Google's 20% Mistake
"The company's top brass seem to think they know better than their employees what the next big thing is going to look like." By BRIAN M. CARNEY and ISAAC GETZ
Recent reports indicate that Google has been effectively zeroing out employees' "20% time"—the policy of letting Googlers spend a fifth of their time working on whatever innovative, maybe even crazy, projects they wished.
The news is a shocker. Google had widely touted its 20% time as a cornerstone of its "innovation machine." Larry Page and Sergey Brin also cited 20% time as leading to many of Google's "most significant advances." These include Gmail, Google News and Adsense—and that last one accounts for a quarter of Google's $50 billion-plus in annual revenue.
Founders Page and Brin, together with ex-CEO Eric Schmidt , reportedly used it personally. So what explains Google's push to reduce the number of such projects, to put "more wood behind fewer arrows"? The short answer: ignorance. Google's top brass seems not to understand the reasons for their company's success.
Continuous innovation is one of the hardest tricks in business. Sustaining it over decades has proved impossible for all but a select few, such as 3M or W.L. Gore & Associates. One can't just throw money and bodies at innovation—there is no correlation between the size of a company's R&D budget and its innovation rate. Most ideas are bad ones, so you have to entertain a lot of them to find the real gems. On average, a company needs 3,000 ideas to get 300 of them formalized, 125 of them into small experimentation, ten of them officially budgeted, 1.7 launched—and one that makes money.
Those are long odds. So naturally many executives seek to "optimize" these dynamics. Looking from the top, they decide on, say, 10 official projects to favor. This kills most of the informal ideas, which employees just keep to themselves—or bring to a competitor. What's more, it is extremely unlikely that people at the top know in advance which ideas are going to be the big winners.
A mini-golf course on the balcony at Google's office in Toronto. REUTERS
At 3M and Gore, it is their employees' initiatives that have introduced them to new markets. Take Gore's Elixir guitar strings—which started as an employee's informal idea for an innovative bike gear cable. Today Elixir is a market leader, and one of 1,000 new products the company has successfully launched since it invented Gore-Tex.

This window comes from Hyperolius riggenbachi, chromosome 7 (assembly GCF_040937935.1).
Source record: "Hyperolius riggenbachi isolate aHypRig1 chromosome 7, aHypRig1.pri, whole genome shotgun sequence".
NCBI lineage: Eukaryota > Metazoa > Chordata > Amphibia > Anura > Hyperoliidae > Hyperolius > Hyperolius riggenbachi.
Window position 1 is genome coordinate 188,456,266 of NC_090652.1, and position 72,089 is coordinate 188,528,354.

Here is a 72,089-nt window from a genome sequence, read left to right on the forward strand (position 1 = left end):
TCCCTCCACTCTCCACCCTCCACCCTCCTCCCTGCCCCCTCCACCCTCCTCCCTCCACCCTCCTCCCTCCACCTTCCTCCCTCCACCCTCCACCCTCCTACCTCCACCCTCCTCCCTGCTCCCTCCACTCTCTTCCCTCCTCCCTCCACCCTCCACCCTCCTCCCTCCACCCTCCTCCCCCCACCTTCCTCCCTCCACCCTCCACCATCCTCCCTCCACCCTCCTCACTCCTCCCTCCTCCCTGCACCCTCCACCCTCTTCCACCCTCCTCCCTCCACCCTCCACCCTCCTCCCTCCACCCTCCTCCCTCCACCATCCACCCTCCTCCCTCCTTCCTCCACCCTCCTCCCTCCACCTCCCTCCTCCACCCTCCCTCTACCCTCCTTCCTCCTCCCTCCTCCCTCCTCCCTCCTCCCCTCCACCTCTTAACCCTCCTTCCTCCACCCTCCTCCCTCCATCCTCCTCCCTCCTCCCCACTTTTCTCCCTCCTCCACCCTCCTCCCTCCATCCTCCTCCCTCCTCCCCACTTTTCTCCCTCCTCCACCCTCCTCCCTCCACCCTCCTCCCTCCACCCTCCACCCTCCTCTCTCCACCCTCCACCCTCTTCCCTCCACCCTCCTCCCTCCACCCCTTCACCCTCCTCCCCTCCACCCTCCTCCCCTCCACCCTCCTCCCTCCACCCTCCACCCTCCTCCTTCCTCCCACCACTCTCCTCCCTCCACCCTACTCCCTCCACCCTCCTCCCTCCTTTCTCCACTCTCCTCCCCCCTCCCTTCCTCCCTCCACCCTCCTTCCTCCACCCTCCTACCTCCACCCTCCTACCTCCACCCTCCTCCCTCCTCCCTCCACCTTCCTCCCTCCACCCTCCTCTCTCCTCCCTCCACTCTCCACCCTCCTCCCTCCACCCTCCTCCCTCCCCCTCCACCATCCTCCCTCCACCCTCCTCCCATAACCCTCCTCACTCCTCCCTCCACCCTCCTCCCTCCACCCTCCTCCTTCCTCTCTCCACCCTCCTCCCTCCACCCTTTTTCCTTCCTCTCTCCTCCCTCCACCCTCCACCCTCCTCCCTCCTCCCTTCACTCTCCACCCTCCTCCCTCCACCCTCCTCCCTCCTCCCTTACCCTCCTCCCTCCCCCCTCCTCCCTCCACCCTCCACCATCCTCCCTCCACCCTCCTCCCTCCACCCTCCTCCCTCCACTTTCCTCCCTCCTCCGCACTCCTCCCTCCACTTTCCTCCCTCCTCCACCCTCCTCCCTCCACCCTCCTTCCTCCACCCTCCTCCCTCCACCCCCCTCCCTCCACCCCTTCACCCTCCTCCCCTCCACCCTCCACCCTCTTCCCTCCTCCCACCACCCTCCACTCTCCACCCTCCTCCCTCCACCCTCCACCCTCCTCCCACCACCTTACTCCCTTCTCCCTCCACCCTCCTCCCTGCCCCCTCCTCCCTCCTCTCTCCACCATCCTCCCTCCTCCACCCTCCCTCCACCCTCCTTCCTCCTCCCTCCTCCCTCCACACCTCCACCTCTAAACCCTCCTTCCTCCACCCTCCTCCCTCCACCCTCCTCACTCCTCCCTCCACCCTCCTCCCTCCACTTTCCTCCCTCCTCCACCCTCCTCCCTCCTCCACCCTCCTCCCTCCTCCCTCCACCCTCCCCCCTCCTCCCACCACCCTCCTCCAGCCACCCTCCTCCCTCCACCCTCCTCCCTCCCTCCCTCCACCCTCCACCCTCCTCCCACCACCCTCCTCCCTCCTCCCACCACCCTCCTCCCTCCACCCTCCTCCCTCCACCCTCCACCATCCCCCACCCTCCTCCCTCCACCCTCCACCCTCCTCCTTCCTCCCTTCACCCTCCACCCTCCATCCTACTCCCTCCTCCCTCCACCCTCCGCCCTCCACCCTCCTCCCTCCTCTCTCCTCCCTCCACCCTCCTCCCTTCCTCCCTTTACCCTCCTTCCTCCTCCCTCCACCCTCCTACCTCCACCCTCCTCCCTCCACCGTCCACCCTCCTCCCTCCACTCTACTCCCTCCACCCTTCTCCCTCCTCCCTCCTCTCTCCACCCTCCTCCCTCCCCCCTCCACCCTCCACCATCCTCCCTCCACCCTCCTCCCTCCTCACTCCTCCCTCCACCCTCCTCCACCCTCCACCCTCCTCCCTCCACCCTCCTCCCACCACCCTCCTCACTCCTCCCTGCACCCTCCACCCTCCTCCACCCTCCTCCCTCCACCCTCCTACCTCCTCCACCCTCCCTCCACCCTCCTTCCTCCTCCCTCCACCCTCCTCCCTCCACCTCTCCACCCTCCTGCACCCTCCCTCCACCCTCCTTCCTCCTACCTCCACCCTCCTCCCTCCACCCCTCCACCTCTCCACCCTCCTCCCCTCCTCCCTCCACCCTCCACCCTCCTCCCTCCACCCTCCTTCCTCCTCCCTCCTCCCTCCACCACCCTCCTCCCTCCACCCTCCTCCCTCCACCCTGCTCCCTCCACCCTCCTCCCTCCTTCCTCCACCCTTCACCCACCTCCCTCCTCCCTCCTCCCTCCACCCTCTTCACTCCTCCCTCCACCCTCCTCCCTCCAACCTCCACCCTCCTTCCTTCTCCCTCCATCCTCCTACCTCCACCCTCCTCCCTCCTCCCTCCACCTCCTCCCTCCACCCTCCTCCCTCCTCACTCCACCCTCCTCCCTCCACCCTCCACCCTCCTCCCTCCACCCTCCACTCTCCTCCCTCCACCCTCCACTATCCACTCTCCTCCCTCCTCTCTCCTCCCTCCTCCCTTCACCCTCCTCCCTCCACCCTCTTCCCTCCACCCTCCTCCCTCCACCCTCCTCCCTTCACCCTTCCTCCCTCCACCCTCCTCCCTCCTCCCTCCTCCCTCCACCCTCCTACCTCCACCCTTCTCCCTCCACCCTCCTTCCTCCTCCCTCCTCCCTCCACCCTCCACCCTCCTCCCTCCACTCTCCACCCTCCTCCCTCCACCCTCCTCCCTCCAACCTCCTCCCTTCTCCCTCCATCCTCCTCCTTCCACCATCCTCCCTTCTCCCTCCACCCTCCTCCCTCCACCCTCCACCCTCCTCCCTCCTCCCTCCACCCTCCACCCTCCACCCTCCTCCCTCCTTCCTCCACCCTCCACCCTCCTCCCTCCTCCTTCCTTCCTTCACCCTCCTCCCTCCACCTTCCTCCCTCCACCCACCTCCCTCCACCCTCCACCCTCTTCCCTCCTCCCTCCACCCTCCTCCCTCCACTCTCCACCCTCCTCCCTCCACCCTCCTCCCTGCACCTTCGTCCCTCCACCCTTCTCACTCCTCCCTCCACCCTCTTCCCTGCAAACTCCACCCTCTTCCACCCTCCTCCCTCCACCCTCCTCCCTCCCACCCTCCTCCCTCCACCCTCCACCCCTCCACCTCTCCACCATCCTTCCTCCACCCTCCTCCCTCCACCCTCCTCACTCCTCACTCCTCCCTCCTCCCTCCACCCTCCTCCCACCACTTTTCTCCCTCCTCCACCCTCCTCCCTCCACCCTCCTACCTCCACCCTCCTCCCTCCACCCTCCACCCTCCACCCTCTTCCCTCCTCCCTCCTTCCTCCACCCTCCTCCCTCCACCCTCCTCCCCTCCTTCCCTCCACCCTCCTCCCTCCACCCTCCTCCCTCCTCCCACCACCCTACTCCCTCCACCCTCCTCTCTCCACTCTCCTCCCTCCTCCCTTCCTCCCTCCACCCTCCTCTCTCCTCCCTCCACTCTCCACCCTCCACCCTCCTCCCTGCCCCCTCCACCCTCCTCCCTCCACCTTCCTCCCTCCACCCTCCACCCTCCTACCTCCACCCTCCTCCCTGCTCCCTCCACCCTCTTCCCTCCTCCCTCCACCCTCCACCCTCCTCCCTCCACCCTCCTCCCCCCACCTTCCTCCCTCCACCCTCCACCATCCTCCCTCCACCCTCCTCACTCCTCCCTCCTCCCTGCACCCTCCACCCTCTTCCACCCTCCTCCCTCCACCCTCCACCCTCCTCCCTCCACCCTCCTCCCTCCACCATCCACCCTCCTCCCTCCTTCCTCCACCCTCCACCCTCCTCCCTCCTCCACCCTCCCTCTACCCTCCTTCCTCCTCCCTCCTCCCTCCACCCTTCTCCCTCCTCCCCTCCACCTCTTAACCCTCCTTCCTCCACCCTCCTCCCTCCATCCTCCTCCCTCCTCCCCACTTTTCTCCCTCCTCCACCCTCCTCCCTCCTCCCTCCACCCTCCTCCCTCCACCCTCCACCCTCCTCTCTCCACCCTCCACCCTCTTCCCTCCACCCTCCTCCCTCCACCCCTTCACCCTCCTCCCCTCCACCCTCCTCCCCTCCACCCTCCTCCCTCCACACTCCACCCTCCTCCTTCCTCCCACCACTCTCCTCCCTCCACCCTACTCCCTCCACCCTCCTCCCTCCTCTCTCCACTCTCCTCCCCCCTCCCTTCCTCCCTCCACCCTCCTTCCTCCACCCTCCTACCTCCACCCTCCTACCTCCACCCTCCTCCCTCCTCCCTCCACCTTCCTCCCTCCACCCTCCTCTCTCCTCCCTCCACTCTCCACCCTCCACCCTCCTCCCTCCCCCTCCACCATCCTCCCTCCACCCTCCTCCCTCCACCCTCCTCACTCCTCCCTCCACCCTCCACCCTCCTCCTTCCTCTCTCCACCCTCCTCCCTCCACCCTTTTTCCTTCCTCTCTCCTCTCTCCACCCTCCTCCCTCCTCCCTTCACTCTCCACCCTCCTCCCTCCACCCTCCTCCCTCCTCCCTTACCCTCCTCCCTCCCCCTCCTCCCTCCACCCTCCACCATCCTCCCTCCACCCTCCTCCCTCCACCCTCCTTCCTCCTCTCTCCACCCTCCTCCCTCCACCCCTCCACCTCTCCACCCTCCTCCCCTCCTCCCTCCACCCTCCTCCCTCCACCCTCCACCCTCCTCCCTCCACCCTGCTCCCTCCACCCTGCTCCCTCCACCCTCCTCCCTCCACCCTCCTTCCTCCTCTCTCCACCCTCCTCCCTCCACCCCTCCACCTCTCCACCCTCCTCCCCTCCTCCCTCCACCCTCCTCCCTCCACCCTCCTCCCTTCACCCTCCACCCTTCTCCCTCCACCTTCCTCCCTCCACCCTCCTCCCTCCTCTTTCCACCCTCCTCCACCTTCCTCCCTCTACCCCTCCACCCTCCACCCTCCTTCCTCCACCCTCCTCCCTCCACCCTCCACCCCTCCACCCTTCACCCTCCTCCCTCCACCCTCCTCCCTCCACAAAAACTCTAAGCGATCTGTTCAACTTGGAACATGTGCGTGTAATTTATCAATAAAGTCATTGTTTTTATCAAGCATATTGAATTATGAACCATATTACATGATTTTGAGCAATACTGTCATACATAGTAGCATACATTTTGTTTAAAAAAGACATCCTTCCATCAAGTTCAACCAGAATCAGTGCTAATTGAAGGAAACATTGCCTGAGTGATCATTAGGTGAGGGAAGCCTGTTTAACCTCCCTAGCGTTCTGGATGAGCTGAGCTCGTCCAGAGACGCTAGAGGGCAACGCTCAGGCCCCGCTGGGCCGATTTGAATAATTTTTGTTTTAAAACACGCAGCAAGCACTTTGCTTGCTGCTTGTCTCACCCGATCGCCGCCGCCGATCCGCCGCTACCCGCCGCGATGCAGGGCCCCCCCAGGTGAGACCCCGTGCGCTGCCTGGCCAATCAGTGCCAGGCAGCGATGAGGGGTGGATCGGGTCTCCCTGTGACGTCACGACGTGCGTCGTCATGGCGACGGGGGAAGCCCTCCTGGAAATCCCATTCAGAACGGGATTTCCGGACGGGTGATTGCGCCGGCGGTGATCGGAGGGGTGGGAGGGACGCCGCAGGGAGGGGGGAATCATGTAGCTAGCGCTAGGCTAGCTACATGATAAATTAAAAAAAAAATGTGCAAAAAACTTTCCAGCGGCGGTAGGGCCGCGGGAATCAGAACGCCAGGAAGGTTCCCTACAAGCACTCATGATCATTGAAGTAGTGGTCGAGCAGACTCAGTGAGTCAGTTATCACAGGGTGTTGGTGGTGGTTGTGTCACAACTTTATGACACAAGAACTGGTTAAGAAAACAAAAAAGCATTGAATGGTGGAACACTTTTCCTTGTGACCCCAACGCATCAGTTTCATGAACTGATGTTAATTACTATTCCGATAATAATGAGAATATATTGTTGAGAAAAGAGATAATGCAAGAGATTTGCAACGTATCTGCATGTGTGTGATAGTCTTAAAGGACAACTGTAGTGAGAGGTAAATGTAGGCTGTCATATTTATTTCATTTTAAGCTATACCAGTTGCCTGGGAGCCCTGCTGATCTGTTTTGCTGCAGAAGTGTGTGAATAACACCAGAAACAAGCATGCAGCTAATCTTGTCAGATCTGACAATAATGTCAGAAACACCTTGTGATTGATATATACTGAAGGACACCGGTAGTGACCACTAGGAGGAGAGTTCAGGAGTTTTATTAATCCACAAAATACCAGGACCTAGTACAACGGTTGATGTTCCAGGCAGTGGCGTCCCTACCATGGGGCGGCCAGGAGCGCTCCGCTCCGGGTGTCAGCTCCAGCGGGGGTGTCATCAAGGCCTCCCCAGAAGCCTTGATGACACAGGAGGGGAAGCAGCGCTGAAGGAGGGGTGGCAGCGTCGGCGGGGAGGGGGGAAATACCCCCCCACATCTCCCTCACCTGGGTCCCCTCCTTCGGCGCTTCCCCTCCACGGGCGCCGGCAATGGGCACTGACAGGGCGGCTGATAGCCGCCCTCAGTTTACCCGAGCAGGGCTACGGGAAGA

Seen in this light, this 20% time is not just another on-the-job perk. Within a culture in which employees are free to act and believe that their ideas will be taken seriously, it is a token of respect that offers room for personal growth and a degree of autonomy to every employee, regardless of what their "day job" is. On paper, eliminating it might look like it saves money. But the signal it sends is that management, not the workers, know what the most productive use of your time is. It's a step down the road to a company of clock-punchers.
The freest, most innovative companies we know were coherently built to produce a corporate culture that nurtures those universal needs of intrinsic equality, growth and self-direction. In such a culture, the vast majority of people are self-motivated and decide for themselves what initiatives are best for advancing the corporate vision.
Google has never consciously built such a culture. And as it has now made clear that its 20% time was not—unlike at Gore—part of a freedom-of-initiative culture, but a perk. Google has a legendary collection of those, from free gourmet food to, most recently, a death perk: As Chief People Officer Laszlo Bock explained to Forbes, an employee's surviving spouse gets a 10-year pay package, with all stock vested immediately, while any children receive $1,000 monthly until 19 (or 23 if a student).
Adding perks is a business decision. They are powerful retention tools, and reducing turnover by several percentage points saves a lot of money.
But scrapping perks is also a business decision. At some point, some executive will demonstrate that a given perk's cost exceeds its benefits. Paradoxically, as soon as a perk becomes established, it loses its motivating power and becomes a potential liability. Ex-Googlers tell us that the crackdown on 20% time began during the post-crisis recession, as the company's revenues declined. This suggests that 20% time has long been viewed by management as just another expensive indulgence.
When 20% time isn't a perk but part of the freedom-of-initiative culture, it stands as an acknowledgment of the higher-ups' ignorance—that they don't know what the next Gmail or Adsense is, and so they're counting on you to find it. A company that wants to put "more wood behind fewer arrows" is a company that believes it has already found all the targets worth aiming at. Such a company risks leaving its best growth in the past, and exporting its best ideas to its competitors.
Mr. Carney is editorial page editor of The Wall Street Journal Europe. Mr. Getz is a professor at ESCP Europe Business School. They are co-authors of "Freedom, Inc." (Crown Business, 2009).